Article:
Ramatak: the open core platform for mobile gaming built with Godot

Published: Feb 9, 2023
By: Erica Lindberg

We’re proud to announce the newest OCV public benefit company, Ramatak. Built with the open source gaming engine Godot by Godot’s co-founder Ariel Manzur and project maintainer HP van Braam, Ramatak is a platform for mobile gaming. The co-founders’ vision is to create a fully compatible version of the Godot engine that makes the process of building and monetizing a mobile game as smooth as possible.

Games have become a primary form of entertainment and a forum for socialization. More people are starting to use gaming platforms like social media and are turning to mobile gaming over other platforms due to its accessibility. “Games are becoming a place for social interactions,” said Sid Sijbrandij, OCV General Partner. “We think it’s important that the technology that builds them is open source.” As cyberspace evolves into a persistent virtual reality, or “the metaverse,” people must have access to the infrastructure required to participate in its creation. Interoperability is a key that an open source platform is most equipped to deliver. Godot is already powering the metaverse: Anitya, The Mirror, and Realm are all built using Godot.

A game where everyone wins

As an open core company, Ramatak’s relationship with the core Godot project will be bi-directional. “All improvements to make the game run better on things like Android and iOS (core stuff) will be open source immediately,” said HP. “What will not be open source, and may never be, are the actual integrations with existing app companies, Apple Arcade, Google Play, etc.” The decision for what is open source and what is proprietary follows the buyer-based open core framework, which places features into tiers based on the most likely user. Ramatak’s criteria: does this help someone build a game, or does this help someone sell a game?

“It’s important to understand that we are not trying to trap people’s projects in our fork of Godot, said HP. “With open core, there’s often an association that there is an open source version that is almost useful but not quite. You end up paying for the better version and can never go back to the open source version.” Project portability is a high engineering priority, says HP. The plan for Ramatak is to achieve no-fuss portability and near-zero exit cost for users.

“We’re going to spend money and engineering effort to make it so that you can move your project into and out of our version without losing non-specific functionality,” said HP. “If you want to migrate away from our version of Godot, you’ll be able to load an add-on, and our functionality will disappear, and you can continue using the fully open source version. You will lose the integration with the ad tech, but you will not lose your game.”

Today, the game engine industry is highly concentrated in just a handful platforms. “Concentrated markets generally lead to high prices and reduced speed of innovation,” said Betty Ma, COO at OCV. “The launch of Ramatak provides additional funding and resources for Godot development and expands the availability of high-performing engine platforms for game developers.”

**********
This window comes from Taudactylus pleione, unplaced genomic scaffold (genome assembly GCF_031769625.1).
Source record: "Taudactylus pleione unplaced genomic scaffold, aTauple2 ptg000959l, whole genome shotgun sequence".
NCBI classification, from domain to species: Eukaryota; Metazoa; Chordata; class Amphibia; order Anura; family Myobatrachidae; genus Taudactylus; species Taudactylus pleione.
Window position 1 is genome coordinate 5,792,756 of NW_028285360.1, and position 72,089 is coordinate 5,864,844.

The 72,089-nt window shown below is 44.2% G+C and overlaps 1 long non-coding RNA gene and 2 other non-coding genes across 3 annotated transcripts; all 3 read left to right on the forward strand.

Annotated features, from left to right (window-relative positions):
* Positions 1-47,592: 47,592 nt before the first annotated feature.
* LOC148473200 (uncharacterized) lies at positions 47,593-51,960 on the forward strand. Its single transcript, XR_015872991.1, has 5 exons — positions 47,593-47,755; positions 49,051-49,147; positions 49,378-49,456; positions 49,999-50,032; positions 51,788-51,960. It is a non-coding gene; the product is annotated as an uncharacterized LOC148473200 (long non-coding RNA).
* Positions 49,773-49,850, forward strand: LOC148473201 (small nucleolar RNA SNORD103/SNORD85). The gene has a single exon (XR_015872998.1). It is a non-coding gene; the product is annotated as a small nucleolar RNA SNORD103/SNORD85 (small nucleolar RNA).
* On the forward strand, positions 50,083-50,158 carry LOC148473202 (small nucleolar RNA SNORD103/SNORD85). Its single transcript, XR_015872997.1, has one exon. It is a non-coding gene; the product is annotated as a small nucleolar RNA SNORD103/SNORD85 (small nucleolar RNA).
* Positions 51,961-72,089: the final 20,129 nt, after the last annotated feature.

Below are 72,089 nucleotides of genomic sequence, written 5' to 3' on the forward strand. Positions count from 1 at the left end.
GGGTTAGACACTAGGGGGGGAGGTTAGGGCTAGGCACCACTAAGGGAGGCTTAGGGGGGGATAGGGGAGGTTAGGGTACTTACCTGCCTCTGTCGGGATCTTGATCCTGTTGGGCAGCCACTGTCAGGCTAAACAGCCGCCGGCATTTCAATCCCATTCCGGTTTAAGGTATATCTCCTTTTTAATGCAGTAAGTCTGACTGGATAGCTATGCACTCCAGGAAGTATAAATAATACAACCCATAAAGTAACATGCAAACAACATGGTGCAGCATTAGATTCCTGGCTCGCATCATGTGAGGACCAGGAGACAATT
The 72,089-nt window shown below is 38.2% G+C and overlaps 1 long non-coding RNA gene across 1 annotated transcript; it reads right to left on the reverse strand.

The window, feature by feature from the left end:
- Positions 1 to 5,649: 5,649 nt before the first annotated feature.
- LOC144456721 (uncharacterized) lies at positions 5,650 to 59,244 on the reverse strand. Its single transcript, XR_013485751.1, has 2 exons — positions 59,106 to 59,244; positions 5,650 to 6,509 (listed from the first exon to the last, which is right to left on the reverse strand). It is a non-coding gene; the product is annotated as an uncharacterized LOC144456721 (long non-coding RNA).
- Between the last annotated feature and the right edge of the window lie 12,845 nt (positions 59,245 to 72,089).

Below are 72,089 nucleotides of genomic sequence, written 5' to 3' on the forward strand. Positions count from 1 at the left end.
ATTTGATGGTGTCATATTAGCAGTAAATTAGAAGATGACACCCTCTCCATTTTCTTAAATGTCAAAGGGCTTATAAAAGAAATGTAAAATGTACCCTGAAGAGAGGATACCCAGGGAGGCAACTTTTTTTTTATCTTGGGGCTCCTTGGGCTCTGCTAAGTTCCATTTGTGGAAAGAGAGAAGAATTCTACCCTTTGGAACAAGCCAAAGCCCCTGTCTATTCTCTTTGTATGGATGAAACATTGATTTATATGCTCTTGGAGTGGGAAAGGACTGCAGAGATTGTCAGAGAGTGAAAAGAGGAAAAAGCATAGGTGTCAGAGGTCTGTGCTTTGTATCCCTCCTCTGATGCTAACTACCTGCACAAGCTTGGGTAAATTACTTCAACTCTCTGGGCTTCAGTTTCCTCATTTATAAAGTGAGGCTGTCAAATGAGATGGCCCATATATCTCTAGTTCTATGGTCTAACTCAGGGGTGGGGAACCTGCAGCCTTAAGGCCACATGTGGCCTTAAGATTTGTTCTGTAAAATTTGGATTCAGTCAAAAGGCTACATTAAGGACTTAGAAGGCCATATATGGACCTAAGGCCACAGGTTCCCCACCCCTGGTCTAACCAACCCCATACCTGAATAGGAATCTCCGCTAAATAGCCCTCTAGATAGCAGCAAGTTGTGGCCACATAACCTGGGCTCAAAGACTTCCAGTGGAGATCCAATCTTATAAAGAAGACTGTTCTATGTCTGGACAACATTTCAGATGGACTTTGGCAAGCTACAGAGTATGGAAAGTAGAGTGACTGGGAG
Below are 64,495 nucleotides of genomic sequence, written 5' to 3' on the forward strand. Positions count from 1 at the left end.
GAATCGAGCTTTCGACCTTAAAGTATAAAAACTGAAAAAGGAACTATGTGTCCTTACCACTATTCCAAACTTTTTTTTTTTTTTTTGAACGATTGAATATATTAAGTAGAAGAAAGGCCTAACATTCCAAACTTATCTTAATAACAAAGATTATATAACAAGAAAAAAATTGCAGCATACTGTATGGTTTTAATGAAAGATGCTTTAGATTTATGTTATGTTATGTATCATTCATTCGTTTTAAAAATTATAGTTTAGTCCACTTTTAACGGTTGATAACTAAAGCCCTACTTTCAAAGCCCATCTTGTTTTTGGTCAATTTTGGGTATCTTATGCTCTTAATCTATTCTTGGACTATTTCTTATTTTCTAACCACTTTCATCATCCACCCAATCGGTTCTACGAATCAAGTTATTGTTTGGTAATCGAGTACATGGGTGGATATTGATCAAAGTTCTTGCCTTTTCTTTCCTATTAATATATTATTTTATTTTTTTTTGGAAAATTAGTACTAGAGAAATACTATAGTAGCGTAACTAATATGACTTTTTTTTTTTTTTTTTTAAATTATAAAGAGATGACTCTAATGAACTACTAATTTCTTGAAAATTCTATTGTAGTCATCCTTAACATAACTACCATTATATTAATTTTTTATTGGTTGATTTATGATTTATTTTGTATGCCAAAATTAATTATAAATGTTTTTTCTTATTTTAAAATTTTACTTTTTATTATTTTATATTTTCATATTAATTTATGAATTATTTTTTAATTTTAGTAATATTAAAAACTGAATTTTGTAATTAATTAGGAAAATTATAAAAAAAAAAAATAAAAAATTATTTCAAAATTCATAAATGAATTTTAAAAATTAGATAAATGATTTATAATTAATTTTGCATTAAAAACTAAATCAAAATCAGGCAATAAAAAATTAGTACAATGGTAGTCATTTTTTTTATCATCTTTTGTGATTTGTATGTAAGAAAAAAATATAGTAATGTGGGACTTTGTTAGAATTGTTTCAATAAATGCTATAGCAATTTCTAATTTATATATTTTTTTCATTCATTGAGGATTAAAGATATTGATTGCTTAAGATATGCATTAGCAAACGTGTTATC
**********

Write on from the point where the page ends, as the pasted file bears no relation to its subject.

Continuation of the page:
Funding an open core engine

Co-founder and Ramatak CTO Ariel Manzur started building gaming software in 2001 when using a third-party engine wasn’t common. “Unity did not exist. There was no general purpose engine then,” said Ariel. After years of working in the industry, he and Juan Linietsky, CEO of W4, created the Godot game engine and released it as open source. “There wasn’t an open source game engine, so we said, ‘Let’s make one,’” said Ariel.

Today, Godot is considered one of the world’s top open source projects. It recently graduated from the Software Freedom Conservancy, launched a new foundation, and has been used by many high-profile games, including Sonic Colors: Ultimate, which Ariel worked on.

HP started working with Godot as a maintainer, and after a few years of doing technical maintenance, he was asked to join the leadership board. “I consider myself a plumber versus a designer,” said HP. “There are no parts of the engine that I wrote and own, but I have edited almost every part of the engine.” The project has received enormous support from users, contributors, and commercial endeavors over the years.

“There’s always been commercial companies run by the contributors of Godot,” said Ariel. Both Ariel and HP have owned Godot-based businesses previous to Ramatak. Ariel started Lonewolf Technology in 2013, and HP started his company, Prehensile Tales, in 2017. “The difference now is that we can do things we couldn’t do without investment,” said HP.

And not just any investment will do, says HP. “I’ve talked to VC funds in the past, and the way they wanted to structure the company immediately didn’t align with my moral values even slightly. Those talks ended quickly. OCV seems to understand the ethos behind open source software and how to make money ethically.”

Ramatak carries the OCV public benefit company charter (OPBC). The charter prevents the company from baiting and switching users. The charter requirements range from agreeing to make the majority of new features and all security testing frameworks open source to never removing open source code. There are legal consequences for failing to meet these requirements.

“The fact that the OPBC was proposed by OCV gave me a huge amount of confidence that I would not be starting a company I wouldn’t work for,” said HP. “OCV makes that possible.”